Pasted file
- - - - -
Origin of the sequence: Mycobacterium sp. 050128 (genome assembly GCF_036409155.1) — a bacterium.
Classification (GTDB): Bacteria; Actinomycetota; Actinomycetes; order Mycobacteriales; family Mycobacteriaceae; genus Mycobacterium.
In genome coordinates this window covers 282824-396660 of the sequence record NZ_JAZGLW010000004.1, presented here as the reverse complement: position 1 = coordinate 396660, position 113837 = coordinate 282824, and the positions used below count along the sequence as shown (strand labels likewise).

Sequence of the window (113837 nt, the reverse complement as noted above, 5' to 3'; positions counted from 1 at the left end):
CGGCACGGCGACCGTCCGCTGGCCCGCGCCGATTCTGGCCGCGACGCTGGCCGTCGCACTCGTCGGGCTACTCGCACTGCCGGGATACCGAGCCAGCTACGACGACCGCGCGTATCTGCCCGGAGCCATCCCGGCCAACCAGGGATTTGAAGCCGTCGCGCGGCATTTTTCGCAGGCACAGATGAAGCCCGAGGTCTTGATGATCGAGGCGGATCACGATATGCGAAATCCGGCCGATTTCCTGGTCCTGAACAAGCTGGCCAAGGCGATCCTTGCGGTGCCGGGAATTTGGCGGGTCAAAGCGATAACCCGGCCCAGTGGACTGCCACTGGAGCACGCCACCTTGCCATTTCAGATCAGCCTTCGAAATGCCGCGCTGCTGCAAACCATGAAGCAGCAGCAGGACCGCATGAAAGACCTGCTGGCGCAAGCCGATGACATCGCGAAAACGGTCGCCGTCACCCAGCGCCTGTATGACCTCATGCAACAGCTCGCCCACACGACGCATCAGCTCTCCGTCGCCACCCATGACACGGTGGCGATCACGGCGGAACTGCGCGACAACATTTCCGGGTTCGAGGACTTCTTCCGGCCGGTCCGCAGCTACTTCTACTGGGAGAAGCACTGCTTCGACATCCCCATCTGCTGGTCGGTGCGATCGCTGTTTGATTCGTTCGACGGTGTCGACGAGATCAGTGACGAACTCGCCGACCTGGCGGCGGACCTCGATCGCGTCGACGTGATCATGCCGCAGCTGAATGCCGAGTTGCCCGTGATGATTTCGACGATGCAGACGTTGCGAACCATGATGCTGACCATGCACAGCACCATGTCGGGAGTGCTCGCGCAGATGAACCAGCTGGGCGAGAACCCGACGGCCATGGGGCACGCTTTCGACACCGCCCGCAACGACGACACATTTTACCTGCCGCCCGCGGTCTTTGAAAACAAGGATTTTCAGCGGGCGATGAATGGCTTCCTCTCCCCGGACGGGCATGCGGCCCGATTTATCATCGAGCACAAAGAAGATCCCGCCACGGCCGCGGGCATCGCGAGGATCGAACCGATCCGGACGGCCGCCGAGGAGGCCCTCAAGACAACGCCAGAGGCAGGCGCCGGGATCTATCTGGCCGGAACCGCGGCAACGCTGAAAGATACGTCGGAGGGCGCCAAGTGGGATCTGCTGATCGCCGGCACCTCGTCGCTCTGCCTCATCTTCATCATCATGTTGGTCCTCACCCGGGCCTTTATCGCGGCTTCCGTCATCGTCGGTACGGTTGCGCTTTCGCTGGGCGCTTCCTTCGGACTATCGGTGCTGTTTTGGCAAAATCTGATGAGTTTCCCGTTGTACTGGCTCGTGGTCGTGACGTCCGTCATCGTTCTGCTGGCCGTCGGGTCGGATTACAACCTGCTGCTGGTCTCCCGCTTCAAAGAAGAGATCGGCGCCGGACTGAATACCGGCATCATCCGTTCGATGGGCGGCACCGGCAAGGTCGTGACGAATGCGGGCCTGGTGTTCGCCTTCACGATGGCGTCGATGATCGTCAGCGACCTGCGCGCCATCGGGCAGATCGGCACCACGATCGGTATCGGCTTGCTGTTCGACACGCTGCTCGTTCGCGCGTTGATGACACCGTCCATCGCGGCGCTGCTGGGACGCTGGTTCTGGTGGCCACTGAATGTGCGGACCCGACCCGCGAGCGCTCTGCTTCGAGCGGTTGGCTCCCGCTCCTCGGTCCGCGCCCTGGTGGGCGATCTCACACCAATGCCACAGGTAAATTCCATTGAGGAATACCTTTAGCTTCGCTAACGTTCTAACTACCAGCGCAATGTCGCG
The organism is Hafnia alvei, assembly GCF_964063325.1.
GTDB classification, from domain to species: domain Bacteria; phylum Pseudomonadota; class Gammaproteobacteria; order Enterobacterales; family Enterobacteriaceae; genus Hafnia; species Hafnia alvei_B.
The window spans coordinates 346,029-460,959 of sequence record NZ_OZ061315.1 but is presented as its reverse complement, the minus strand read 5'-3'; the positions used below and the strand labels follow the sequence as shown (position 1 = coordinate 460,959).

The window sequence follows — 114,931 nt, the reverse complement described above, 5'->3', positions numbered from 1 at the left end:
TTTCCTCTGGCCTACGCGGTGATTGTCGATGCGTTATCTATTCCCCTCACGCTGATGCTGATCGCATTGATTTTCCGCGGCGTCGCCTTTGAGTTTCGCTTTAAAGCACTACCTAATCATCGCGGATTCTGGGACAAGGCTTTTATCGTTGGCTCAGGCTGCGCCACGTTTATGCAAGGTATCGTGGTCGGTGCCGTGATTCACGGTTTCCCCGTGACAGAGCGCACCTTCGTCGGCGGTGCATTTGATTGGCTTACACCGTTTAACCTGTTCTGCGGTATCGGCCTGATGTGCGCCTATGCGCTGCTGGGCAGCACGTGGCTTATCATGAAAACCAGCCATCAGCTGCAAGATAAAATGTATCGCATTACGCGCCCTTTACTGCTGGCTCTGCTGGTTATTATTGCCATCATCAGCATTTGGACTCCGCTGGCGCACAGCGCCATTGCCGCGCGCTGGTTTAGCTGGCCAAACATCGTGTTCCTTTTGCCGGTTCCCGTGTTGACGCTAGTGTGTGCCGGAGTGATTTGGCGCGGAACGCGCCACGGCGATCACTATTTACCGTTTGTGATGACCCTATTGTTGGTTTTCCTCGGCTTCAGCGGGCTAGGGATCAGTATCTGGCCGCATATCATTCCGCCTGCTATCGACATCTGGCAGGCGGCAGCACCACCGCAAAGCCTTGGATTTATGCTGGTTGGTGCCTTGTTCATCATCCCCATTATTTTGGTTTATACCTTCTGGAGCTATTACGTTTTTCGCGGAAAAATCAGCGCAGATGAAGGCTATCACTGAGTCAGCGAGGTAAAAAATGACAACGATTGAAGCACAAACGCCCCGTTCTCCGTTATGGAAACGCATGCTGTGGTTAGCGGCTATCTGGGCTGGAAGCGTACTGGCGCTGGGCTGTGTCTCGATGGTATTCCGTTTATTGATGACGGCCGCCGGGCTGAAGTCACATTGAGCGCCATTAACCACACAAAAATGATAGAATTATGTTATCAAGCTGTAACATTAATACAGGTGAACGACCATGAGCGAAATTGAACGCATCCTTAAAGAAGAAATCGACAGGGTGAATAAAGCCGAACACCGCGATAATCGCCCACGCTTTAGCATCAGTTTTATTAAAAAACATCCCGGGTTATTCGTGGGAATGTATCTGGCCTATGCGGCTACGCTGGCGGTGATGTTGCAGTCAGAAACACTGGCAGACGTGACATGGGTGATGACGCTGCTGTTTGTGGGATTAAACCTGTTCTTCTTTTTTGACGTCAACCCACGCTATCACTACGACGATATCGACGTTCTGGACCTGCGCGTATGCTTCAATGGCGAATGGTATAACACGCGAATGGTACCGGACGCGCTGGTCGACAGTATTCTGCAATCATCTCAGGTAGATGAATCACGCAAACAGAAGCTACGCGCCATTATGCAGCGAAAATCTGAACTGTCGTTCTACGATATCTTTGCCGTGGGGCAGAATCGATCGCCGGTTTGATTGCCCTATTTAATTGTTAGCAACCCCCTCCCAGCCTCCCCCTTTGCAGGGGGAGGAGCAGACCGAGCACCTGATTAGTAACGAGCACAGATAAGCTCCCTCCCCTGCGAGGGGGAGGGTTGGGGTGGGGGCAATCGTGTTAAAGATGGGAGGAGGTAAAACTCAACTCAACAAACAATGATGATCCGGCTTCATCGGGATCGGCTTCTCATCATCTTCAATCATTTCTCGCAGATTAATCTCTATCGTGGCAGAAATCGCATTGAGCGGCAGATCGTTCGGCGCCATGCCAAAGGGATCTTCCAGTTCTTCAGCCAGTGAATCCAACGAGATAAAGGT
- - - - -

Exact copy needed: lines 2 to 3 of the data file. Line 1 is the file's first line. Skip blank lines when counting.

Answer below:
Classification (GTDB): Bacteria; Actinomycetota; Actinomycetes; order Mycobacteriales; family Mycobacteriaceae; genus Mycobacterium.
In genome coordinates this window covers 282824-396660 of the sequence record NZ_JAZGLW010000004.1, presented here as the reverse complement: position 1 = coordinate 396660, position 113837 = coordinate 282824, and the positions used below count along the sequence as shown (strand labels likewise).